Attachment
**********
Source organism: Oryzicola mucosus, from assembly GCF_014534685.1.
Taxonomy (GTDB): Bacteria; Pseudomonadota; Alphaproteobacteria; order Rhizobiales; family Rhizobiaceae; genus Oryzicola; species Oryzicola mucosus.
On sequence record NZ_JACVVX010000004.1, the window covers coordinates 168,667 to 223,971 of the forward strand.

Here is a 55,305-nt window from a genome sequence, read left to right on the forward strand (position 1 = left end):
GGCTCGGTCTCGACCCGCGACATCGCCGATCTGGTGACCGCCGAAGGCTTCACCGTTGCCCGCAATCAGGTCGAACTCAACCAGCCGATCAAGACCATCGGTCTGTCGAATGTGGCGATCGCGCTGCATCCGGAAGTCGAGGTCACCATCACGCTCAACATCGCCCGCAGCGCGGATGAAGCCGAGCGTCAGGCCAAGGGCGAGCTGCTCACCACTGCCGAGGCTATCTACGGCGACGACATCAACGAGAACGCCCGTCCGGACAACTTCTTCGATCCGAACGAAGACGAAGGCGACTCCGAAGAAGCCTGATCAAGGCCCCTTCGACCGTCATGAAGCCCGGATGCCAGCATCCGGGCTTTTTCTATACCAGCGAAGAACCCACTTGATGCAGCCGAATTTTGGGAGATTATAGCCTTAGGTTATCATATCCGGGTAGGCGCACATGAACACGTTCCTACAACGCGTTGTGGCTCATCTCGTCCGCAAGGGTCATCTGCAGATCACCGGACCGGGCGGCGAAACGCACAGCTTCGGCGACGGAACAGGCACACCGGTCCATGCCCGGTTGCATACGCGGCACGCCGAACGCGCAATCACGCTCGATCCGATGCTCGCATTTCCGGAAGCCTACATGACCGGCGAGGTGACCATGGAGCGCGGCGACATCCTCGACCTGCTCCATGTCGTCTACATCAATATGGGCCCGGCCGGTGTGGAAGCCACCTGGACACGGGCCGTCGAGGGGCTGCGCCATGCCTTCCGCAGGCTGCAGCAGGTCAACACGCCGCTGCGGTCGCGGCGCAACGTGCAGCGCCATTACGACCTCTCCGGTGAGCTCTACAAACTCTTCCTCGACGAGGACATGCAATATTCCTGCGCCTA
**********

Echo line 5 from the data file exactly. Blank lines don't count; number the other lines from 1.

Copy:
GGCTCGGTCTCGACCCGCGACATCGCCGATCTGGTGACCGCCGAAGGCTTCACCGTTGCCCGCAATCAGGTCGAACTCAACCAGCCGATCAAGACCATCGGTCTGTCGAATGTGGCGATCGCGCTGCATCCGGAAGTCGAGGTCACCATCACGCTCAACATCGCCCGCAGCGCGGATGAAGCCGAGCGTCAGGCCAAGGGCGAGCTGCTCACCACTGCCGAGGCTATCTACGGCGACGACATCAACGAGAACGCCCGTCCGGACAACTTCTTCGATCCGAACGAAGACGAAGGCGACTCCGAAGAAGCCTGATCAAGGCCCCTTCGACCGTCATGAAGCCCGGATGCCAGCATCCGGGCTTTTTCTATACCAGCGAAGAACCCACTTGATGCAGCCGAATTTTGGGAGATTATAGCCTTAGGTTATCATATCCGGGTAGGCGCACATGAACACGTTCCTACAACGCGTTGTGGCTCATCTCGTCCGCAAGGGTCATCTGCAGATCACCGGACCGGGCGGCGAAACGCACAGCTTCGGCGACGGAACAGGCACACCGGTCCATGCCCGGTTGCATACGCGGCACGCCGAACGCGCAATCACGCTCGATCCGATGCTCGCATTTCCGGAAGCCTACATGACCGGCGAGGTGACCATGGAGCGCGGCGACATCCTCGACCTGCTCCATGTCGTCTACATCAATATGGGCCCGGCCGGTGTGGAAGCCACCTGGACACGGGCCGTCGAGGGGCTGCGCCATGCCTTCCGCAGGCTGCAGCAGGTCAACACGCCGCTGCGGTCGCGGCGCAACGTGCAGCGCCATTACGACCTCTCCGGTGAGCTCTACAAACTCTTCCTCGACGAGGACATGCAATATTCCTGCGCCTA